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## Characterization of arbitrage-free markets

Fonte: Universidade Cornell
Publicador: Universidade Cornell

Tipo: Artigo de Revista Científica

Publicado em 23/03/2005
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#Mathematics - Probability#Quantitative Finance - Computational Finance#60H05,, 90A09 (Primary) . (Secondary)

The present paper deals with the characterization of no-arbitrage properties
of a continuous semimartingale. The first main result, Theorem
\refMainTheoremCharNA, extends the no-arbitrage criterion by Levental and
Skorohod [Ann. Appl.
Probab. 5 (1995) 906-925] from diffusion processes to arbitrary continuous
semimartingales. The second main result, Theorem 2.4, is a characterization of
a weaker notion of no-arbitrage in terms of the existence of supermartingale
densities. The pertaining weaker notion of no-arbitrage is equivalent to the
absence of immediate arbitrage opportunities, a concept introduced by Delbaen
and Schachermayer [Ann. Appl. Probab. 5 (1995) 926-945]. Both results are
stated in terms of conditions for any semimartingales starting at arbitrary
stopping times \sigma. The necessity parts of both results are known for the
stopping time \sigma=0 from Delbaen and Schachermayer [Ann. Appl. Probab. 5
(1995) 926-945]. The contribution of the present paper is the proofs of the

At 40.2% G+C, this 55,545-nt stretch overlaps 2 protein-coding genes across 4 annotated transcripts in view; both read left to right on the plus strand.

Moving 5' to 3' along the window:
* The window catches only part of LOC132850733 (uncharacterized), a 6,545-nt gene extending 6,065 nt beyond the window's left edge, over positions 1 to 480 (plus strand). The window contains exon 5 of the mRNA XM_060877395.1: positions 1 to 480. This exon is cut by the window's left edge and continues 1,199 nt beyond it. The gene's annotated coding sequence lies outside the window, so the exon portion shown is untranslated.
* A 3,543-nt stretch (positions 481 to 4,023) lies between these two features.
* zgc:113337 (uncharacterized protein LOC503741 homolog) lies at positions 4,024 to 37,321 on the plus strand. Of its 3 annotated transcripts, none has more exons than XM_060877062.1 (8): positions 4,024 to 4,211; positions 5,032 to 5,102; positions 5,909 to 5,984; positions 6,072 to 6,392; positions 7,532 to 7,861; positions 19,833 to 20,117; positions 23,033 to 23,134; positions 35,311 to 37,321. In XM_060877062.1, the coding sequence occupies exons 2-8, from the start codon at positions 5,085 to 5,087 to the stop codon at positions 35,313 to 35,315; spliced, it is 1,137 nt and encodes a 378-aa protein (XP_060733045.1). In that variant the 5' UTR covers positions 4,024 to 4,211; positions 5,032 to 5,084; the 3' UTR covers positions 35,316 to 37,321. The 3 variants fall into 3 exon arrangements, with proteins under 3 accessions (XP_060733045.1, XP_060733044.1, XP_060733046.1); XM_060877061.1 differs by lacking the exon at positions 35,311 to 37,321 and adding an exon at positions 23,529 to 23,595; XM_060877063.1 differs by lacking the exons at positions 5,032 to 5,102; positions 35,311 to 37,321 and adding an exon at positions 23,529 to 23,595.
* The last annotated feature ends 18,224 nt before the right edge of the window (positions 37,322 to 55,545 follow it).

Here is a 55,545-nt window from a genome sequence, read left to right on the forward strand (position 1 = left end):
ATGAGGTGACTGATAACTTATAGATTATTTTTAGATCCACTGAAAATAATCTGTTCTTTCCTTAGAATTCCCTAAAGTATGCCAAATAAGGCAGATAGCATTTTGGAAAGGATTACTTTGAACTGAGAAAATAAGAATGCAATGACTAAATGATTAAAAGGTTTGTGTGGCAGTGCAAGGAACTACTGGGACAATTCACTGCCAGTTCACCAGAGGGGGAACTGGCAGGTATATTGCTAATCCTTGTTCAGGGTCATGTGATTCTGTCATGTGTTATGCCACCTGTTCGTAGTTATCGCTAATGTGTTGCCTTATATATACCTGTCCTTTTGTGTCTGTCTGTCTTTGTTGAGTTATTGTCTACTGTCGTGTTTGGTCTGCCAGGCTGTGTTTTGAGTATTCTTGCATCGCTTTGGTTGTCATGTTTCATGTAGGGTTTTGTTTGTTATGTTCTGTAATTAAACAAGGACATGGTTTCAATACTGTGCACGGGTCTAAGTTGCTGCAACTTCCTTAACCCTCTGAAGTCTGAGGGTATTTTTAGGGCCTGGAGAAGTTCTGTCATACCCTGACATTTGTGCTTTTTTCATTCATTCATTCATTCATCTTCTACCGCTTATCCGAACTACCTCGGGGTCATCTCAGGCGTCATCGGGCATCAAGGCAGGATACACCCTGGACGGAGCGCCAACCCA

corresponding sufficiency parts.; Comment: Published at http://dx.doi.org/10.1214/105051604000000558 in the
Annals of Applied Probability (http://www.imstat.org/aap/) by the Institute
of Mathematical Statistics (http://www.imstat.org)

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## Double Exponential Instability of Triangular Arbitrage Systems

Fonte: Universidade Cornell
Publicador: Universidade Cornell

Tipo: Artigo de Revista Científica

Português

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#Quantitative Finance - General Finance#Mathematics - Dynamical Systems#Mathematics - Rings and Algebras#Quantitative Finance - Trading and Market Microstructure#91B26, 91B54, 91B64, 15A60

If financial markets displayed the informational efficiency postulated in the
efficient markets hypothesis (EMH), arbitrage operations would be
self-extinguishing. The present paper considers arbitrage sequences in foreign
exchange (FX) markets, in which trading platforms and information are
fragmented. In Kozyakin et al. (2010) and Cross et al. (2012) it was shown that
sequences of triangular arbitrage operations in FX markets containing 4
currencies and trader-arbitrageurs tend to display periodicity or grow
exponentially rather than being self-extinguishing. This paper extends the
analysis to 5 or higher-order currency worlds. The key findings are that in a
5-currency world arbitrage sequences may also follow an exponential law as well
as display periodicity, but that in higher-order currency worlds a double
exponential law may additionally apply. There is an "inheritance of
instability" in the higher-order currency worlds. Profitable arbitrage
operations are thus endemic rather that displaying the self-extinguishing
properties implied by the EMH.; Comment: 22 pages, 22 bibliography references, expanded Introduction and
Conclusion, added bibliohraphy references